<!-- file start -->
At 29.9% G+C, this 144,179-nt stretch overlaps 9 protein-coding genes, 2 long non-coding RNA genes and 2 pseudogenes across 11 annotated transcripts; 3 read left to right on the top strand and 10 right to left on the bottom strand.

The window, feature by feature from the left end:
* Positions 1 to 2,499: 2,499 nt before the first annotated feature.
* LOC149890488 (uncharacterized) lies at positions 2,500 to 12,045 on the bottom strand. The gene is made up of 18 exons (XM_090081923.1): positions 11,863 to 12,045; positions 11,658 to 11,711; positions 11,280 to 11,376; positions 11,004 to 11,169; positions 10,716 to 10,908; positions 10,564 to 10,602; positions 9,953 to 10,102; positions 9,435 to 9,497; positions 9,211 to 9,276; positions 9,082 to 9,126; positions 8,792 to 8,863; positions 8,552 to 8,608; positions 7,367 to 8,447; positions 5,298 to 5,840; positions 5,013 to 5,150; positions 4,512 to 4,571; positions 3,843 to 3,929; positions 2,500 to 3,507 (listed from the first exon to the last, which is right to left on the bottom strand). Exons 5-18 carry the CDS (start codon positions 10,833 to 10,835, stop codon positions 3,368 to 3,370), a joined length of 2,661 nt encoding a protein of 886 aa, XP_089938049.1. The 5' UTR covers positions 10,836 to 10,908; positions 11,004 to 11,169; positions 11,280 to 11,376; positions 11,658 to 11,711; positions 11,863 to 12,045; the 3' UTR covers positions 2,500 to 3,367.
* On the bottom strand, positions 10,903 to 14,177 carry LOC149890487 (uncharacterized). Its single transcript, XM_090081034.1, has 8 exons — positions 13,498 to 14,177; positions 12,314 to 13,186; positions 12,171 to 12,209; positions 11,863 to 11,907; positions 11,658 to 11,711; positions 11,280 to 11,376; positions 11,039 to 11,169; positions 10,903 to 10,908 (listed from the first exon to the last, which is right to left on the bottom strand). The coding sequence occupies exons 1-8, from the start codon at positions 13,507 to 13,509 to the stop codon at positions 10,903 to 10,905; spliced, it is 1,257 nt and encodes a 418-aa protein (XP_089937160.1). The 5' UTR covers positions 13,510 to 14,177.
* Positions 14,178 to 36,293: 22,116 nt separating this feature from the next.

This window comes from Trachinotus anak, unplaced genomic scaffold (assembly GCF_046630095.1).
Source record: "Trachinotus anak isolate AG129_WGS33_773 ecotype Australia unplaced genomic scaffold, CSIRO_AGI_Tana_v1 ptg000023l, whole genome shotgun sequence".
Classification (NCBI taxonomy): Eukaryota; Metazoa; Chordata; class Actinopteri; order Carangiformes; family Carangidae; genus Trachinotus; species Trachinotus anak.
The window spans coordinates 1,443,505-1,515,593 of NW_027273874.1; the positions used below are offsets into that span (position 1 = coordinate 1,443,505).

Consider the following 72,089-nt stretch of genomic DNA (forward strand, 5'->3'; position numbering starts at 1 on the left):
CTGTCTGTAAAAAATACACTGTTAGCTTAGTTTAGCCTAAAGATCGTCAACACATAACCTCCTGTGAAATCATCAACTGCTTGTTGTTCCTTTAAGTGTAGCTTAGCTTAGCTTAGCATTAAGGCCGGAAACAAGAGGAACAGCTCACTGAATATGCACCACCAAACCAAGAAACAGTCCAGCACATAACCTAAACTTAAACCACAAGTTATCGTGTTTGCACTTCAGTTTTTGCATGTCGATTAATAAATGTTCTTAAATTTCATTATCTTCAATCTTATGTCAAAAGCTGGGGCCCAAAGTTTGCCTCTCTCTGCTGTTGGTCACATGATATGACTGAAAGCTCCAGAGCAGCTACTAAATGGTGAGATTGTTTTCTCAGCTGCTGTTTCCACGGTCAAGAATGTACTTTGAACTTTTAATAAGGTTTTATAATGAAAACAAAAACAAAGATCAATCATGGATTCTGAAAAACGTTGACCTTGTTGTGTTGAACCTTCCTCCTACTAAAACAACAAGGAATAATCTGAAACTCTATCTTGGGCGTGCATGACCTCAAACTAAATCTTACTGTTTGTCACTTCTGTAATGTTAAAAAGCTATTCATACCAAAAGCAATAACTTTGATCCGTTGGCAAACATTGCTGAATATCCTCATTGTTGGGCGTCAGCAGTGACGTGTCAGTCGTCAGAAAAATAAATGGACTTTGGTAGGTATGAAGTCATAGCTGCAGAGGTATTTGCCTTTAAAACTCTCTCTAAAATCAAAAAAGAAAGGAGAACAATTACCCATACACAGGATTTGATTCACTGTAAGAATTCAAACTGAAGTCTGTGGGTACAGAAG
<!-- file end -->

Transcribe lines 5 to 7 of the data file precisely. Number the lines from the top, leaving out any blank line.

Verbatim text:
* On the bottom strand, positions 10,903 to 14,177 carry LOC149890487 (uncharacterized). Its single transcript, XM_090081034.1, has 8 exons — positions 13,498 to 14,177; positions 12,314 to 13,186; positions 12,171 to 12,209; positions 11,863 to 11,907; positions 11,658 to 11,711; positions 11,280 to 11,376; positions 11,039 to 11,169; positions 10,903 to 10,908 (listed from the first exon to the last, which is right to left on the bottom strand). The coding sequence occupies exons 1-8, from the start codon at positions 13,507 to 13,509 to the stop codon at positions 10,903 to 10,905; spliced, it is 1,257 nt and encodes a 418-aa protein (XP_089937160.1). The 5' UTR covers positions 13,510 to 14,177.
* Positions 14,178 to 36,293: 22,116 nt separating this feature from the next.

This window comes from Trachinotus anak, unplaced genomic scaffold (assembly GCF_046630095.1).